What is paederus dermatitis?
Paederus dermatitis is a skin irritation due to contact with certain species of the rove beetle, such as the Nairobi fly. It is also known as rove beetle rash, dermatitis linearis, spider lick, night burn, and Nairobi fly rash.
A blistering rash occurs 24–48 hours after brushing against or crushing the beetle against the skin, and can take several weeks to disappear [1,2].
Who gets paederus dermatitis?
At least 60,000 different species of rove beetle have been identified — the largest group of insects worldwide. These insects are of the family Staphylinidae, in the order Coleoptera (beetles) [2,3]. The beetles have narrow bodies, ranging from 0.5–1.5 cm . They tend to have a shiny black head and thorax, with blue or black elytra (forewing), and an orange-red abdomen [1,4].
Rove beetles can be found in decaying vegetable and animal matter in most environments around the world, except Antarctica . There are more than 1000 different species of rove beetle in New Zealand. They are more prevalent in warmer climates . The beetle breeding period is during the rainy seasons [1,4].
Paederus dermatitis is due to contact with one of more than 622 paederus species of rove beetle, which have a blistering agent in their haemolymph (haemolymph is analogous to blood in vertebrates).
Outbreaks of paederus dermatitis are most commonly reported in Europe and Asia, but outbreaks have occurred in many other countries including:
- Sri Lanka
- Central Africa
- Sierra Leone
- India [2,5].
The beetle is attracted to ultraviolet radiation (UVR); epidemics have been reported in warm regions with military units and hospital wards with open windows and fluorescent lights .
What causes paederus dermatitis?
Paederus dermatitis is due to paederin, a toxin produced by pseudomonas bacteria in the haemolymph and released by the female paederus beetle [2,4,7]. Paederin causes a release of epidermal proteases and a loss of intercellular connection, inhibiting protein synthesis, DNA synthesis, and mitosis [2,5].
What are the clinical features of paederus dermatitis?
A localised streaky or linear erythema appears 24–48 hours after contact with the beetle and is typically followed by vesicles and pustules after 2–4 days [2,4,8]. Signs take a week or more to disappear .
The cutaneous features of paederus dermatitis include:
- Erythema [1,4]
- Vesicles and pustules [4,8]
- A burning sensation [1,4–8]
- ‘Kissing lesions’ where two adjacent flexural surfaces come together [1,4]
- Periocular dermatitis and keratoconjunctivitus (‘Nairobi eye’) [1,2,4,8]
- Balanitis (inflammation of the glans of the penis) due to transfer of the toxin on hands [1,2].
What are the complications of paederus dermatitis?
The primary complication of paederus dermatitis is the pain associated with the rash. Secondary complications include:
- Exfoliation and ulceration (sometimes requiring hospitalisation)
- Postinflammatory hyperpigmentation
- Scarring [2,5].
How is paederus dermatitis diagnosed?
Paederus dermatitis is diagnosed clinically.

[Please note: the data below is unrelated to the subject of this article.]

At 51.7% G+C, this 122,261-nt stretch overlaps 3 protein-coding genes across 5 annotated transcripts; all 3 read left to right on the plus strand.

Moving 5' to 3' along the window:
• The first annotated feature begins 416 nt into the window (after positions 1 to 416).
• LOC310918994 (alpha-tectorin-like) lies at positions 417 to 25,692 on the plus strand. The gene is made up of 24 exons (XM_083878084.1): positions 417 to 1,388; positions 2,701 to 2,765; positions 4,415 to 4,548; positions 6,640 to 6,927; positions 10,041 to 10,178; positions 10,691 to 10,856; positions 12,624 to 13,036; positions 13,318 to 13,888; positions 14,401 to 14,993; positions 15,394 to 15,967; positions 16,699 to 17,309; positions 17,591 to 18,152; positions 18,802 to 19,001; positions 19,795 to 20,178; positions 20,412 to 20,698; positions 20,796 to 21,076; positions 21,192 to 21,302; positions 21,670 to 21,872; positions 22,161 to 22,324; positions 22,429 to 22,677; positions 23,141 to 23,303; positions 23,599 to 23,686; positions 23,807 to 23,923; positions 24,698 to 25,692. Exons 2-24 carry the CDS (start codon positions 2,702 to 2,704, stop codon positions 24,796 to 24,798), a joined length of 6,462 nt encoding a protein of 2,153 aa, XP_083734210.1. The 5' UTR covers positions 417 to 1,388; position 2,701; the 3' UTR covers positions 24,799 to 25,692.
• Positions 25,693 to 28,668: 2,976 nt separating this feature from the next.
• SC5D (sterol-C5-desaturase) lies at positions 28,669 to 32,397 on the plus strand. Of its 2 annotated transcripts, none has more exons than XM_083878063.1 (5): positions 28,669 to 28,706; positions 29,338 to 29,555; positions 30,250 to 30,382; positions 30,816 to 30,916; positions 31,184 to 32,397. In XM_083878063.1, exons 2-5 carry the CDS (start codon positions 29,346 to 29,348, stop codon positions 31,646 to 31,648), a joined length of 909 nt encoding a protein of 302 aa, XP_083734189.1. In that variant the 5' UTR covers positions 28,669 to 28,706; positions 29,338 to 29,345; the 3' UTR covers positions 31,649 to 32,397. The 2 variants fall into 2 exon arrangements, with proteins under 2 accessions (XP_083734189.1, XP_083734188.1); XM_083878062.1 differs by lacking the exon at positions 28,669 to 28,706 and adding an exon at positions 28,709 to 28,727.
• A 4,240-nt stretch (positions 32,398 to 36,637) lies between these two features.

- A skin biopsy of an early lesion shows neutrophilic spongiosis, vesiculation, and reticular necrosis of the epidermis . The inflammatory infiltrate in the epidermis contains many neutrophils [4,8].
- Later biopsies show irregular acanthosis, pallor of superficial keratinocytes, overlying parakeratosis, confluent epidermal necrosis, and suprabasal acantholysis [7,8].
What is the differential diagnosis for paederus dermatitis?
Paederus dermatitis may be confused with:
- Herpes simplex
- Herpes zoster
- Acute allergic contact dermatitis or irritant contact dermatitis
- Bullous impetigo
- Chemical burn
- Cutaneous larva migrans
- Dermatitis herpetiformis
- Pemphigus foliaceus
- Caterpillar dermatitis
- Millipede dermatitis
- Moth-related dermatitis
- Meloid beetle toxin-induced vesicular dermatitis
- Lax beetle dermatosis
- Dermatitis artefacta
- Trichinosis [2,5,6].
The distinguishing features of paederus dermatitis include :
- Irritation confined to exposed areas
- Kissing lesions
- Occurrence during rainy/warm season
- Other individuals presenting with similar lesions
What is the treatment for paederus dermatitis?
Once symptoms have appeared, the initial step should be to wash the affected area with soap and clean water to remove the pederin toxin.
After cleaning the area, apply a cold wet compress and a topical steroid .
- Tincture of iodine can help neutralise the paederin toxin and act as an antiseptic .
- Soothing creams containing calamine, camphor, and topical anaesthetic can provide relief of pain and itching .
- Oral antibiotics (eg, ciprofloxacin) for secondary bacterial infection .
How can paederus dermatitis be prevented?
Paederus dermatitis can be prevented by limiting the chance of exposure to the rove beetle.
- Use insect-proof netting at night.
- Select light sources that do not emit UV.
- Turn lights off when sleeping.
- Remove any beetle found on the skin without crushing it.
- Wash skin in contact with a rove beetle with soap and water [4,5,7].
What is the outcome for paederus dermatitis?
It can take a few weeks for paederus dermatitis to resolve, and postinflammatory pigmentation may persist for several months [1,2].